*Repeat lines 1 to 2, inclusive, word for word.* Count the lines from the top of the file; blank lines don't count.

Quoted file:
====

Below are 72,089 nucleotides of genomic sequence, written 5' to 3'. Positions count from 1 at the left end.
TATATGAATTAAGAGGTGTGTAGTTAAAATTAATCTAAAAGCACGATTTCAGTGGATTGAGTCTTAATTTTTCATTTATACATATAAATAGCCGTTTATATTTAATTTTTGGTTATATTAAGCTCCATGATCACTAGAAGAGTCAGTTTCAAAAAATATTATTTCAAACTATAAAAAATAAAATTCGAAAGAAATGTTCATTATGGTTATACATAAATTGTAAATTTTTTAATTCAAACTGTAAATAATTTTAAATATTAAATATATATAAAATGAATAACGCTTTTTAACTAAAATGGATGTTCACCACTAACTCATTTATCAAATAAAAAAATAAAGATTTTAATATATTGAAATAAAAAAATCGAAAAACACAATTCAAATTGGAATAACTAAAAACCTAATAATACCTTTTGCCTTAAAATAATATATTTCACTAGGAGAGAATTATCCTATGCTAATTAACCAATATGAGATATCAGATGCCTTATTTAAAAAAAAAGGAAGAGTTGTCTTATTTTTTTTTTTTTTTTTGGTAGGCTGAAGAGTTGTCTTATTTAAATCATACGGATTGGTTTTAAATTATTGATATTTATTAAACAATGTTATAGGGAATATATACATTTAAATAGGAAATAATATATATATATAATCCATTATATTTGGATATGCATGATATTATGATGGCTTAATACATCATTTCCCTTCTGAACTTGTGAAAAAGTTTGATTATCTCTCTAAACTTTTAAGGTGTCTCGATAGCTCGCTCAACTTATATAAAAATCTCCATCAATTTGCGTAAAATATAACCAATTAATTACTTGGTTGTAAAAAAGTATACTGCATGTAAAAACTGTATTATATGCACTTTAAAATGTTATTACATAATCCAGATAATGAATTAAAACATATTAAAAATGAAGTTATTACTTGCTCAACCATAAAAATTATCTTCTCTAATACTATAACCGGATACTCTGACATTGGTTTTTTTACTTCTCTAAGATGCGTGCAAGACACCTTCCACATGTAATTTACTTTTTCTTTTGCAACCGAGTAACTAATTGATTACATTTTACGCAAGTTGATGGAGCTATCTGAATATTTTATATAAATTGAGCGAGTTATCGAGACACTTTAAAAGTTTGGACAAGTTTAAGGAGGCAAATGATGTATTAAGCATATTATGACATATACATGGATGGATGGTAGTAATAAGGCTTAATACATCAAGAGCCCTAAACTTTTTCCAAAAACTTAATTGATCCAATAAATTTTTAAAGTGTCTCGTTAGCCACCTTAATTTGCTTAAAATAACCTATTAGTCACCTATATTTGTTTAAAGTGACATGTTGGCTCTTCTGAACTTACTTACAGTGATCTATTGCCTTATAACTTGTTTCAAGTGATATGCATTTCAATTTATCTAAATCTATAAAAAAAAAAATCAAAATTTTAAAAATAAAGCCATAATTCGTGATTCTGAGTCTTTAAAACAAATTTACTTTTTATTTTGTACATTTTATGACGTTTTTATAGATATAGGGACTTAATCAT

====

Below are 72,089 nucleotides of genomic sequence, written 5' to 3'. Positions count from 1 at the left end.
TATATGAATTAAGAGGTGTGTAGTTAAAATTAATCTAAAAGCACGATTTCAGTGGATTGAGTCTTAATTTTTCATTTATACATATAAATAGCCGTTTATATTTAATTTTTGGTTATATTAAGCTCCATGATCACTAGAAGAGTCAGTTTCAAAAAATATTATTTCAAACTATAAAAAATAAAATTCGAAAGAAATGTTCATTATGGTTATACATAAATTGTAAATTTTTTAATTCAAACTGTAAATAATTTTAAATATTAAATATATATAAAATGAATAACGCTTTTTAACTAAAATGGATGTTCACCACTAACTCATTTATCAAATAAAAAAATAAAGATTTTAATATATTGAAATAAAAAAATCGAAAAACACAATTCAAATTGGAATAACTAAAAACCTAATAATACCTTTTGCCTTAAAATAATATATTTCACTAGGAGAGAATTATCCTATGCTAATTAACCAATATGAGATATCAGATGCCTTATTTAAAAAAAAAGGAAGAGTTGTCTTATTTTTTTTTTTTTTTTTGGTAGGCTGAAGAGTTGTCTTATTTAAATCATACGGATTGGTTTTAAATTATTGATATTTATTAAACAATGTTATAGGGAATATATACATTTAAATAGGAAATAATATATATATATAATCCATTATATTTGGATATGCATGATATTATGATGGCTTAATACATCATTTCCCTTCTGAACTTGTGAAAAAGTTTGATTATCTCTCTAAACTTTTAAGGTGTCTCGATAGCTCGCTCAACTTATATAAAAATCTCCATCAATTTGCGTAAAATATAACCAATTAATTACTTGGTTGTAAAAAAGTATACTGCATGTAAAAACTGTATTATATGCACTTTAAAATGTTATTACATAATCCAGATAATGAATTAAAACATATTAAAAATGAAGTTATTACTTGCTCAACCATAAAAATTATCTTCTCTAATACTATAACCGGATACTCTGACATTGGTTTTTTTACTTCTCTAAGATGCGTGCAAGACACCTTCCACATGTAATTTACTTTTTCTTTTGCAACCGAGTAACTAATTGATTACATTTTACGCAAGTTGATGGAGCTATCTGAATATTTTATATAAATTGAGCGAGTTATCGAGACACTTTAAAAGTTTGGACAAGTTTAAGGAGGCAAATGATGTATTAAGCATATTATGACATATACATGGATGGATGGTAGTAATAAGGCTTAATACATCAAGAGCCCTAAACTTTTTCCAAAAACTTAATTGATCCAATAAATTTTTAAAGTGTCTCGTTAGCCACCTTAATTTGCTTAAAATAACCTATTAGTCACCTATATTTGTTTAAAGTGACATGTTGGCTCTTCTGAACTTACTTACAGTGATCTATTGCCTTATAACTTGTTTCAAGTGATATGCATTTCAATTTATCTAAATCTATAAAAAAAAAAATCAAAATTTTAAAAATAAAGCCATAATTCGTGATTCTGAGTCTTTAAAACAAATTTACTTTTTATTTTGTACATTTTATGACGTTTTTATAGATATAGGGACTTAATCAT